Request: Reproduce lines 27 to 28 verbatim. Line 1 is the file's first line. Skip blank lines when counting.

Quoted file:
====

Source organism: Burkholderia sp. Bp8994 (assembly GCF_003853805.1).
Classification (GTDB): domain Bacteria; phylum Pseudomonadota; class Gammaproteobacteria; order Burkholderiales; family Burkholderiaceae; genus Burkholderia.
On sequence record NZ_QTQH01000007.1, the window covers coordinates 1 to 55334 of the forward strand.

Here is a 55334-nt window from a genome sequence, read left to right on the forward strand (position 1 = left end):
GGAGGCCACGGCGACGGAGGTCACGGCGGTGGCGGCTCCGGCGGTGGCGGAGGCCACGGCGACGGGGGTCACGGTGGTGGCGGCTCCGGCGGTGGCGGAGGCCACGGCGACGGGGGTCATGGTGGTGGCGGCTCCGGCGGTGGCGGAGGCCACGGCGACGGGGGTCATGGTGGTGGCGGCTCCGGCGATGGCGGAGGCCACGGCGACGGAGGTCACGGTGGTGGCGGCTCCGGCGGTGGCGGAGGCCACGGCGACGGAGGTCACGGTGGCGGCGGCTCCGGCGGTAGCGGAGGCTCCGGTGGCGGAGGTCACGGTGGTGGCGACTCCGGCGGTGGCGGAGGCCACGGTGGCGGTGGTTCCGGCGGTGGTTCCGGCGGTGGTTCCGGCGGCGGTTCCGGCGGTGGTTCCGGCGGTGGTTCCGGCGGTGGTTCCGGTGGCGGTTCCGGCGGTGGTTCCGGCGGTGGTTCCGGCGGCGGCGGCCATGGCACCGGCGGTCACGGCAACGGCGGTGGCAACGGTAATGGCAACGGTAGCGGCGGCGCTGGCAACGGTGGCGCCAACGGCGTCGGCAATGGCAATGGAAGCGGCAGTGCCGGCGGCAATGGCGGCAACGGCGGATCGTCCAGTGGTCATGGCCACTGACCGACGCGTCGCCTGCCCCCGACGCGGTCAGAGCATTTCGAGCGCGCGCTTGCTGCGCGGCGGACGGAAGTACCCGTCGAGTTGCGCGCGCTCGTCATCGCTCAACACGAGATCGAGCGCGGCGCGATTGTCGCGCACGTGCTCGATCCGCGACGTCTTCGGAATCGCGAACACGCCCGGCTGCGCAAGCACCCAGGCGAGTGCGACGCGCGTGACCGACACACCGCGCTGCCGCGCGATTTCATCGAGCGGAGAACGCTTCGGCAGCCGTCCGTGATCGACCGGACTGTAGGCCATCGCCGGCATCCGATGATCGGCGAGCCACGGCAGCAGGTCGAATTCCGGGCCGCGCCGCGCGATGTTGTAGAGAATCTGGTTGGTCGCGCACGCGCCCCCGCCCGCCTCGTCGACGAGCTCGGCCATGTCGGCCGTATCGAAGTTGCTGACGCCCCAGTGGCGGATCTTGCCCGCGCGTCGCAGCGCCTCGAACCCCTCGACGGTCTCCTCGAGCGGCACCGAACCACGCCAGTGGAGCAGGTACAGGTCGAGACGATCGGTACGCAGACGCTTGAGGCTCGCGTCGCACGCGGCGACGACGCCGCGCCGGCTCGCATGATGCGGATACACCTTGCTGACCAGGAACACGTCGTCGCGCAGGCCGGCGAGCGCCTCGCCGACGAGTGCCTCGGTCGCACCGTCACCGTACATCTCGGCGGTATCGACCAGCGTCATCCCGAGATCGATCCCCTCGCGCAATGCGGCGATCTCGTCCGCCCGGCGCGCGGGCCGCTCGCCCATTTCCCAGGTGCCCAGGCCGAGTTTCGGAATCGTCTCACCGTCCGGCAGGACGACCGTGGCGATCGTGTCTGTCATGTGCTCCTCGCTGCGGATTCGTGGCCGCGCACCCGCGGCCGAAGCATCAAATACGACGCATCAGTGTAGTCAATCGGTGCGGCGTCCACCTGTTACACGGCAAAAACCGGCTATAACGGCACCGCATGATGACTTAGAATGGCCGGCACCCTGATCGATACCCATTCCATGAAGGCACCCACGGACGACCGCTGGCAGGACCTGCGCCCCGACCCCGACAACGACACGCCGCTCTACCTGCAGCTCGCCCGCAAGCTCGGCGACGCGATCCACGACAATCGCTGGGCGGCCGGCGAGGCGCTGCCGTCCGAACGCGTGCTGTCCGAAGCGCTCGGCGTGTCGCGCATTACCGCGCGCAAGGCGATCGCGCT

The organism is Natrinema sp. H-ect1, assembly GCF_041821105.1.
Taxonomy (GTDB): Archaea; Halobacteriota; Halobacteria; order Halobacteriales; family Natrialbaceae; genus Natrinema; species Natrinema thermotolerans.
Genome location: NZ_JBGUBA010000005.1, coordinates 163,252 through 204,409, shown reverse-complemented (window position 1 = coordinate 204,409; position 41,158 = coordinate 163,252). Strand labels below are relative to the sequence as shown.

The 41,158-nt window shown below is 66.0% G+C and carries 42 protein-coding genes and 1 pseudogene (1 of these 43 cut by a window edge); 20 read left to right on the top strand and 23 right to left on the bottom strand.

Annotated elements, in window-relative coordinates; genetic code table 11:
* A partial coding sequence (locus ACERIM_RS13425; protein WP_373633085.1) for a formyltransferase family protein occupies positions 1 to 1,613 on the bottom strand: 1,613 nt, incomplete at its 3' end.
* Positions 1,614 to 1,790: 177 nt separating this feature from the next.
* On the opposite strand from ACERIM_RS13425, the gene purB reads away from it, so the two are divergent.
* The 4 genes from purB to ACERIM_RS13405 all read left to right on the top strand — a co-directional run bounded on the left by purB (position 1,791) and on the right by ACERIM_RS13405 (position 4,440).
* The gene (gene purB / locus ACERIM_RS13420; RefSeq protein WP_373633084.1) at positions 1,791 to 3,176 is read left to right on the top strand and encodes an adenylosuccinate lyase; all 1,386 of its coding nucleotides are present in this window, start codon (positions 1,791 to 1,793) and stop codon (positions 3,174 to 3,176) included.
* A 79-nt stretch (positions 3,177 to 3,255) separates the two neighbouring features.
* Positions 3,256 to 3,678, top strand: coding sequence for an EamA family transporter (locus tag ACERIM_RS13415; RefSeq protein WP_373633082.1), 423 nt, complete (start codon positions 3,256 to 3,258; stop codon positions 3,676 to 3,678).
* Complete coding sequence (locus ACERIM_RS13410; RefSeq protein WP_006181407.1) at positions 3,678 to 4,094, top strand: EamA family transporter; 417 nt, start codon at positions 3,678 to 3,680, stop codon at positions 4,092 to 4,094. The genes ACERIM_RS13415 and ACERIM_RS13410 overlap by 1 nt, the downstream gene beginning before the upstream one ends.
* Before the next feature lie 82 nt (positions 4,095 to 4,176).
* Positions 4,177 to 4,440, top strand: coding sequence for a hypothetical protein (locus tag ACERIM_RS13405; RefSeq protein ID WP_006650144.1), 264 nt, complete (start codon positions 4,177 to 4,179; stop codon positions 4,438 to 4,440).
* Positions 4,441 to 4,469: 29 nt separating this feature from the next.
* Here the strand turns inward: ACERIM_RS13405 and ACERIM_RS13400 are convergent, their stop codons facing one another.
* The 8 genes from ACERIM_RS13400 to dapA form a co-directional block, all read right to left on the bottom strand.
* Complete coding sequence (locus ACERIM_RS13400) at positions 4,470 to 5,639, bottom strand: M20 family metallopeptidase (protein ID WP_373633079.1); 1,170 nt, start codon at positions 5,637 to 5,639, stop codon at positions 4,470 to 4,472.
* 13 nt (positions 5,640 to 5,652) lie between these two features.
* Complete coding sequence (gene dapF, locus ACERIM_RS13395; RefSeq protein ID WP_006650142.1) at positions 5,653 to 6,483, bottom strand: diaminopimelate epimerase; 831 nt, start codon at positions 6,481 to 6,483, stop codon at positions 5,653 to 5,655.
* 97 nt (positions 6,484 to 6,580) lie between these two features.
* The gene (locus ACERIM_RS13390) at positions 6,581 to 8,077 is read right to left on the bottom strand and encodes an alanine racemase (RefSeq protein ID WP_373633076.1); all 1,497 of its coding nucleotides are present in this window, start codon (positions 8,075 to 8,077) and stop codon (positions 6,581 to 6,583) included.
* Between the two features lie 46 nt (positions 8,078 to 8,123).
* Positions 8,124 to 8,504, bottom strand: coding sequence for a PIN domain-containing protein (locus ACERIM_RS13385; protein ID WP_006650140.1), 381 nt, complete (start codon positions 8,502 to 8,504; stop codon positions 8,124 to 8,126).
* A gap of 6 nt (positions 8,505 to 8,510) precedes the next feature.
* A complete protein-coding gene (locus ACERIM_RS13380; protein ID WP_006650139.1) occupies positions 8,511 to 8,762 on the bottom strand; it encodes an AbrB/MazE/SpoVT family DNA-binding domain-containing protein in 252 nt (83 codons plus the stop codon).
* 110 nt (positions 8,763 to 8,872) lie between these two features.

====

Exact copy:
* 97 nt (positions 6,484 to 6,580) lie between these two features.
* The gene (locus ACERIM_RS13390) at positions 6,581 to 8,077 is read right to left on the bottom strand and encodes an alanine racemase (RefSeq protein ID WP_373633076.1); all 1,497 of its coding nucleotides are present in this window, start codon (positions 8,075 to 8,077) and stop codon (positions 6,581 to 6,583) included.